The teacher now holds the pointer again on /i/, eliciting this sound from the students. She makes a show of grasping her chin with one hand, and slowly pulling her jaw open while moving the pointer down through the two rectangles directly below /i/. She directs the students to do the same. They gradually open their mouths as the pointer moves down, and close their mouths as the pointer moves up. The teacher then touches the /ɛ/ rectangle directly below /i/ and works with students on this sound in the same way that she did earlier, circulating among them, listening carefully, and giving feedback through word and gesture. She does the same with the /æ/ rectangle. During this practice, a common problem among students is the tendency to glide towards /ʌ/ and /a/ as they open their mouth. The teacher works with students to keep their tongue forward and lips spread as the distance between their tongue and the roof of their mouth increases.

With the convention now established of vertical and horizontal movement among rectangles reflecting a similar movement in the vocal tract, the teacher moves the pointer down through the three rectangles below /ı/, and the students practice these successively more “open” vowels. She then moves the pointer to the right from /ʌ/ to introduce the more “back” /ɔ/, then down from there to the more “open” /ɑ/. The next five minutes is spent moving the pointer horizontally and vertically within this vowel grid, practicing these 11 vowels with particular attention to vertical and horizontal tongue position, and jaw and lip movement.

The teacher now introduces a game. She invites a student to say any one of the 11 sounds introduced thus far. After the student says the sound, the teacher waits a beat so that all the students can replay the sound in their heads, then touches the corresponding rectangle with the pointer. If the sound is between sounds, neither one nor the other, the teacher touches the area between these rectangles, and if the sound is very un-English, the teacher touches an area outside the chart. When the teacher brings the pointer down, there are often exclamations of joy or disappointment from the student that produced the sound, drawing laughter from the other students. Sometimes, the student who produced the sound will even try to “correct” the teacher by showing her the rectangle they were actually attempting. The teacher indicates that she heard the sound clearly, and congratulates the student on producing such a nice sound, even if it is not the one they thought they were saying.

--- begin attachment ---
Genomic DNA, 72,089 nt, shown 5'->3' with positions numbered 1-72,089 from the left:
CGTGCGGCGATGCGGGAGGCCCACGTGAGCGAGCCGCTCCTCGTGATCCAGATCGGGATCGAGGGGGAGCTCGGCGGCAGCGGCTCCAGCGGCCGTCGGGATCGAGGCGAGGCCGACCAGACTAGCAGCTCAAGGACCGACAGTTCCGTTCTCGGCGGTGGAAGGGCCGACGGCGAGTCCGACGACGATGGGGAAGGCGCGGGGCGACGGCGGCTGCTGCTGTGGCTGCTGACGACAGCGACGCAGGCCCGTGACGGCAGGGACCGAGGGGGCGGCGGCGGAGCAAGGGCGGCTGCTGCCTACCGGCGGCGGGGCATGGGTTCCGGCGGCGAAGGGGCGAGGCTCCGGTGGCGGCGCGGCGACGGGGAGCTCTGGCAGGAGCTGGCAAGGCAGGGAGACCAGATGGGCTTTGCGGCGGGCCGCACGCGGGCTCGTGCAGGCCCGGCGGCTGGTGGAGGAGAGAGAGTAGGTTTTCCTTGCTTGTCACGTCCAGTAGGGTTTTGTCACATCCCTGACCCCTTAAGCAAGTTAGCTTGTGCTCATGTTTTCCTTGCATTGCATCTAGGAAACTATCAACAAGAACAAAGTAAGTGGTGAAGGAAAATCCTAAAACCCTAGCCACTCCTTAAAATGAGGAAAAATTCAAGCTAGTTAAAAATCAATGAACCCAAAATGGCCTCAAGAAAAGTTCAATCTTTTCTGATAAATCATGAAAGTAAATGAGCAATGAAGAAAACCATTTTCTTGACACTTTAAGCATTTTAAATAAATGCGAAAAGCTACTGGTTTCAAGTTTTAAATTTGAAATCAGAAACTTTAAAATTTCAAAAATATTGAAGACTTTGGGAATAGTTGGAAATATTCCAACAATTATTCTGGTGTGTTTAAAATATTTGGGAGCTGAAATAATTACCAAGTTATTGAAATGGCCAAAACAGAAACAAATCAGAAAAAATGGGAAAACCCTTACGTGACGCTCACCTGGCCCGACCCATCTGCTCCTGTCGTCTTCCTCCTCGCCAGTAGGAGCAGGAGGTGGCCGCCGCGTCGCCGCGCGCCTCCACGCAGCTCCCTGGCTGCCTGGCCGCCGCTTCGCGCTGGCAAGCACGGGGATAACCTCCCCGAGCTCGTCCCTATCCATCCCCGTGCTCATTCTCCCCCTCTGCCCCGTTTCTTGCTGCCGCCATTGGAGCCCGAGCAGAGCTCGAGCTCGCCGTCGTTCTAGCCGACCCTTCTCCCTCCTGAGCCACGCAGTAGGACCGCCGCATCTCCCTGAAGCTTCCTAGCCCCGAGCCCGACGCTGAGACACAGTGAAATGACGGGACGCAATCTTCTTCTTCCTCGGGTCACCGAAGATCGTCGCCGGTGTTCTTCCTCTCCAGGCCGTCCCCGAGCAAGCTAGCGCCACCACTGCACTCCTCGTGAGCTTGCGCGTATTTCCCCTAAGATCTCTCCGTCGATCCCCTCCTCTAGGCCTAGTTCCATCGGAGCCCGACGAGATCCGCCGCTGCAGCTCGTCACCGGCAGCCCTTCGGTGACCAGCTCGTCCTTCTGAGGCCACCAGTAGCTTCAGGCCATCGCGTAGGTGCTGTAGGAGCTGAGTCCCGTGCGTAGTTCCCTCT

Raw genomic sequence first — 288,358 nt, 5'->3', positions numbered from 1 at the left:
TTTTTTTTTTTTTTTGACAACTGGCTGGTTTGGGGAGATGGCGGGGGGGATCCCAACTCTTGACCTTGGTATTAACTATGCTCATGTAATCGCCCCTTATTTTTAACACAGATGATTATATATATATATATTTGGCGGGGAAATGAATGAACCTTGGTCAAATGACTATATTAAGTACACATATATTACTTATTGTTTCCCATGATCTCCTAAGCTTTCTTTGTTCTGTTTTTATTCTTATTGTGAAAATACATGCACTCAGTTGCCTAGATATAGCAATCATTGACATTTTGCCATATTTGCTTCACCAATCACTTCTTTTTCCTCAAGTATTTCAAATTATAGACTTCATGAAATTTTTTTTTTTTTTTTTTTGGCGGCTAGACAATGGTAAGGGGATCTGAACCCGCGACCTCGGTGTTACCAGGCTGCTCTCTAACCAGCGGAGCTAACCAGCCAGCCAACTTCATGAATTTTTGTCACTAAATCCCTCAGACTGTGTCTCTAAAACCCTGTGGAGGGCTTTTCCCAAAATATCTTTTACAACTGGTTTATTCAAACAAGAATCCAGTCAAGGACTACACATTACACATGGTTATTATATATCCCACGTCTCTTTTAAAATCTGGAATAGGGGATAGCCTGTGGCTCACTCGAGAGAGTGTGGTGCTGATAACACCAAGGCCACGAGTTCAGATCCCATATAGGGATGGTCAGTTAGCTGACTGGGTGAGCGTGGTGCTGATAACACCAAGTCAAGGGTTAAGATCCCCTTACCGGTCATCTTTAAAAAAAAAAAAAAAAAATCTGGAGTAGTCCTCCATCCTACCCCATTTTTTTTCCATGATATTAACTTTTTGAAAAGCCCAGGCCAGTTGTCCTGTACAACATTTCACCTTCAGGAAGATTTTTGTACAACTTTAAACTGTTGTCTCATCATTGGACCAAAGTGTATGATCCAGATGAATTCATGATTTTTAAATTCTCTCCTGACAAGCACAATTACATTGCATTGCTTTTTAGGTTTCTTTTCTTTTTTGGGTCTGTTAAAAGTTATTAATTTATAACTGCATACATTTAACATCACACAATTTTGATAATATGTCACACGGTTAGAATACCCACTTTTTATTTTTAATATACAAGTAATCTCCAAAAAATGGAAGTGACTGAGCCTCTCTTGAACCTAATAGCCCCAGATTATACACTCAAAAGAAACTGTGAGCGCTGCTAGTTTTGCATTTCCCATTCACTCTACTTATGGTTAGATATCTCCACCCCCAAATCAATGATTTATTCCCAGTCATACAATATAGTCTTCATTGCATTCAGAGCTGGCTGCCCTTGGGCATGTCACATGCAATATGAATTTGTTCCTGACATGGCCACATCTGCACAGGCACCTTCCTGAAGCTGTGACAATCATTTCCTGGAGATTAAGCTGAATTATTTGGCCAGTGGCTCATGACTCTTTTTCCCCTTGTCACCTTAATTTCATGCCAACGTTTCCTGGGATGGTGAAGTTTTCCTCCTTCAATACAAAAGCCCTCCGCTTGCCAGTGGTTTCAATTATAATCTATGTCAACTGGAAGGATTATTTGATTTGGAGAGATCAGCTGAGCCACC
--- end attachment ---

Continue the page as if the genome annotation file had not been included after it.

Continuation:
As the game progresses, the teacher begins to clearly touch specific areas of the rectangles. If, for instance, the student produces an /ɑ/ that is a little close to an /ɔ/, the teacher touches the top part of the /ɑ/ rectangle, making sure the students notice this. This highlights the presence of allophones, different but acceptable ways of saying the same sound.

After about five minutes of this game, the teacher has a student come up to the front and point along with her. This adds to the playfulness of the game, as the teacher and student often point to different rectangles, again drawing laughter from the other students. Although this expansion of the game assigns a clear listening role to one student, it is important to note that, as was the case even when only the teacher had the pointer, the other students are also listening very carefully, then making their own silent guesses as to which rectangle will be touched.

Next, the teacher places a small magnet on each of the 11 rectangles. She invites a student to produce any one of these sounds. This time, rather than touching the rectangle, she removes the magnet from the rectangle. She invites another student to make a sound, and then removes the magnet from that rectangle. When a sound is produced for a rectangle that has already had its magnet removed, the teacher accepts the sound, then when she turns to take the magnet off the rectangle and finds it missing, she simply shrugs her shoulders and turns back to the class for the next student. When a sound is made that has not been introduced yet, the teacher places a magnet on this new rectangle, thus entering this new sound into the game.